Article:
“If scientists can offer solutions, it is up to citizens and politicians to choose”
Currently in Montreal, COP15, the UN conference on biodiversity, should set framework agreements for the next decade to try to slow the destruction of the planet’s biodiversity. The risks to human societies are enormous. But no other head of state from the host country is going there, Justin Trudeau, the media is struggling to get attention, and the agreements will be non-binding and probably non-ambitious.
However, there is scientific consensus that the loss of biodiversity is currently occurring at an unprecedented rate, with implications for human societies at least as important as climate change and will have dramatic consequences in the short term.
Low mobilization for biodiversity
There are certainly several reasons why mobilization around threats to wildlife is weak. First, understanding the functioning of ecosystems is a complex science, and it is difficult to understand the extent to which the human species derives from biodiversity the benefits essential to its survival.
Still, we depend on insect pollination to produce our crops, and their populations have declined by 70% in the last three decades due to pesticides. However, we depend on wetlands and forests to mitigate the effects of drought and heavy rains, and we continue to deforest.
Yet we depend on species richness in ecosystems to prevent disease and pests in our crops, and we continue to flood our soils and waters with pesticides. Yet we depend on and continue to abuse the diversity of soils to keep them fertile.
Measurement of stakes
Yet we depend on the genetic resources of biodiversity to identify new drugs and continue to allow species to become extinct. However, we depend on forests and life in the oceans to store the carbon we release into the atmosphere, and we continue to deplete and reduce them. Yet we depend on the fish and shellfish in the seas and oceans to feed us, and we continue to deplete them. However, invasive alien species, including pathogens, destroy endemic species, and we continue to translocate species without much restriction. Why don’t we measure the risks of biodiversity loss to human societies?
When scientists document the alarming rate of decline of life on the planet, they are often dismissed and told that it would be a shame to lose that beautiful bird or that little flower. But well, you see, we have more serious and more important issues, and we will find a technological solution to overcome the absence of a species that is really important… From a purely utilitarian point of view, maybe this beautiful bird or this bird. the little flower is really useless to us. or perhaps it forms a small keystone that holds the entire functioning of an ecosystem from which we derive invaluable benefits.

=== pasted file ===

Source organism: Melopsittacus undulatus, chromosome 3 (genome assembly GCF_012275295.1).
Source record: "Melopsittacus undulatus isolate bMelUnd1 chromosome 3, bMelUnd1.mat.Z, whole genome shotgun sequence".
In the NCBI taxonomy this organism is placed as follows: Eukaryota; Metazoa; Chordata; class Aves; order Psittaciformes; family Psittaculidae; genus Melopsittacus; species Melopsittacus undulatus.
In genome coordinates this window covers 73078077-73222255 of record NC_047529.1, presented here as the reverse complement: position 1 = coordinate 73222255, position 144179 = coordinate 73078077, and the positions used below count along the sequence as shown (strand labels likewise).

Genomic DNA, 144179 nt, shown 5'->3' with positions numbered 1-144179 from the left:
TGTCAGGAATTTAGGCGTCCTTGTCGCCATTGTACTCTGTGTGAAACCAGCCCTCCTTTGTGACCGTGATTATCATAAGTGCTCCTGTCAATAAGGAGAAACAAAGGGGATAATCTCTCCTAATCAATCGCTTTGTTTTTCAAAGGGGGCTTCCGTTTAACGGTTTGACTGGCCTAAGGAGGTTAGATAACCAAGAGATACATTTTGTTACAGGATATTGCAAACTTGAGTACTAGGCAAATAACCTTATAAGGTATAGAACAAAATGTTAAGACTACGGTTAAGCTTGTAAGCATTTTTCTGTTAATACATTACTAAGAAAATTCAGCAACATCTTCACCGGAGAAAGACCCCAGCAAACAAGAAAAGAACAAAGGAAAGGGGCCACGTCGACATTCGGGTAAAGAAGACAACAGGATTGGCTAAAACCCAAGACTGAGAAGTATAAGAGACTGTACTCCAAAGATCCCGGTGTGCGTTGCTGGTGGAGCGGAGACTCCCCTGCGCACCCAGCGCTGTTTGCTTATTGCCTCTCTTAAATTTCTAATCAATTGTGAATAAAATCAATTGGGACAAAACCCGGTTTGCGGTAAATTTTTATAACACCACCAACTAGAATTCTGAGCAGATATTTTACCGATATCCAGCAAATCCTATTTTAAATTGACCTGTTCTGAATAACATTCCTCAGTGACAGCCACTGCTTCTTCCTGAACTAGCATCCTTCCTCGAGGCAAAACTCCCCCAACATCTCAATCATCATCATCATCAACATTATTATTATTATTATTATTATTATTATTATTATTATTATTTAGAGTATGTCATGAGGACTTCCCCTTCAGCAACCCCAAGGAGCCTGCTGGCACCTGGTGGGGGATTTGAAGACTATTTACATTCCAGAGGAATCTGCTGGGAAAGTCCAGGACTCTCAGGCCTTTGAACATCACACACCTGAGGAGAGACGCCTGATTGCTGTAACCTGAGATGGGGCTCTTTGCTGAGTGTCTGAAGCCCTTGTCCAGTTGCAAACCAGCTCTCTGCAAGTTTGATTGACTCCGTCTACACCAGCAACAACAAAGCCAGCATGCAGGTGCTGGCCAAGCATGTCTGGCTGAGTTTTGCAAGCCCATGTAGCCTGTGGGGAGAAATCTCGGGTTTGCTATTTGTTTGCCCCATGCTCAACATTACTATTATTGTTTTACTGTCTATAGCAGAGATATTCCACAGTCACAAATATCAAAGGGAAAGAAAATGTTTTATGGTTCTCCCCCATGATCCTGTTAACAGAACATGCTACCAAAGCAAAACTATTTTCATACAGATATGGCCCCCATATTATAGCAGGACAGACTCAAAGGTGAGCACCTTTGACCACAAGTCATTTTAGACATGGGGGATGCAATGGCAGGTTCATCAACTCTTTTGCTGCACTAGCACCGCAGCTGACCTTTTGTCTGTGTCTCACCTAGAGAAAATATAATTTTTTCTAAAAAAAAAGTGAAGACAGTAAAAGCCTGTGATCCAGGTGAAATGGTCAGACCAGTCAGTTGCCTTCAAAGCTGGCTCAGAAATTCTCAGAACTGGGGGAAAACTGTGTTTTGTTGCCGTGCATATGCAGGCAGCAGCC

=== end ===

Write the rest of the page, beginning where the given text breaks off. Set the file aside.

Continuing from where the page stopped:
Hundreds of interacting species
Hundreds of species interact with each other in an ecosystem, and it is impossible to predict the chain consequences of the disappearance of a particular species. For example, the disappearance of wolves in Yellowstone Park led to the endangerment of rare plants… surprising, but actually makes sense: the herbivores would have multiplied and eaten more plants without their predators. It’s like we’re sitting in a wooden tower game where we remove bricks little by little without being able to guess which brick to remove will cause the tower to collapse. Ecosystems provide and provide services essential to our survival and well-being through complex interactions among species, and we do not know how to predict which species’ disappearance will cause the entire system to collapse.
If we can imagine technological solutions to replace one or two species, it is illusory to imagine that we can live without a functioning global ecosystem, without the huge amount of worms and microorganisms that fertilize the soil, without millions of pollinating insects. , without ocean plankton that capture carbon, plant roots that prevent soil erosion and flooding, insects and microorganisms that recycle organic matter, birds that regulate pests…
Give yourself a tool
Acknowledging the challenges of biodiversity loss and giving ourselves the means to meet ambitious commitments will be essential to the well-being of human societies in the short term. As with climate, if we don’t act, the immediate costs will be many times lower than the short-term future costs, and there are fairly simple solutions. One of the challenges of COP15, for example, would be to aim to reduce pesticide use by two-thirds. However, by promoting biodiversity and justifying the use of pesticides only when necessary, our agriculture can actually be more productive.
Other goals of COP15 are to restore 20% of degraded ecosystems, reduce the introduction of exotic species by 50% and protect 30% of land and sea areas. The most promising and sustainable solutions to combating global change are nature-based, goals that will increase rather than decrease our well-being. But it is important to understand that while scientists can make findings and propose solutions, it is up to citizens and politicians to choose, act or not.